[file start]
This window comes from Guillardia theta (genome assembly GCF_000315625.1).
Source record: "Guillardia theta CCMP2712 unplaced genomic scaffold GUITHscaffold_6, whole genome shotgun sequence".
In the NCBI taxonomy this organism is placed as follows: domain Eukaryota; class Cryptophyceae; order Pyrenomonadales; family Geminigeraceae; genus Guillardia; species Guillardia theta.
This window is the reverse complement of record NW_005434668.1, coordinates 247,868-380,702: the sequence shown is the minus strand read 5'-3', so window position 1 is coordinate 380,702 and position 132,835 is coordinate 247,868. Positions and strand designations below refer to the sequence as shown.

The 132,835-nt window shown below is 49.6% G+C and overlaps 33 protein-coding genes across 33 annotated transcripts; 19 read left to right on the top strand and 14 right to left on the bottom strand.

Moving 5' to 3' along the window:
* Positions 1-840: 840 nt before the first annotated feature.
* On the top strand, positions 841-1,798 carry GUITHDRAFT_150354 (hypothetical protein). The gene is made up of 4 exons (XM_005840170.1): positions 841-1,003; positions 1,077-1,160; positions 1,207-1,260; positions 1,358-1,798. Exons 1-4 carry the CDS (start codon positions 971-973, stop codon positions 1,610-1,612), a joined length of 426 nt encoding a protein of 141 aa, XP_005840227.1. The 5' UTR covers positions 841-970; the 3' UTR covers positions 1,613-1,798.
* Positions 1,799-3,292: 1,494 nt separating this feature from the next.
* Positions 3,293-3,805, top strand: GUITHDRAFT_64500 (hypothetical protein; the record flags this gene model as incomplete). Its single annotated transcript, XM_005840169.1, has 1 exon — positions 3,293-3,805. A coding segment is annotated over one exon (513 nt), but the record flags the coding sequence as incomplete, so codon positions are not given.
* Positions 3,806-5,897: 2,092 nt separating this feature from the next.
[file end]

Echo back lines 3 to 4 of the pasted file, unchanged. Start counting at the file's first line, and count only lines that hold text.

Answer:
In the NCBI taxonomy this organism is placed as follows: domain Eukaryota; class Cryptophyceae; order Pyrenomonadales; family Geminigeraceae; genus Guillardia; species Guillardia theta.
This window is the reverse complement of record NW_005434668.1, coordinates 247,868-380,702: the sequence shown is the minus strand read 5'-3', so window position 1 is coordinate 380,702 and position 132,835 is coordinate 247,868. Positions and strand designations below refer to the sequence as shown.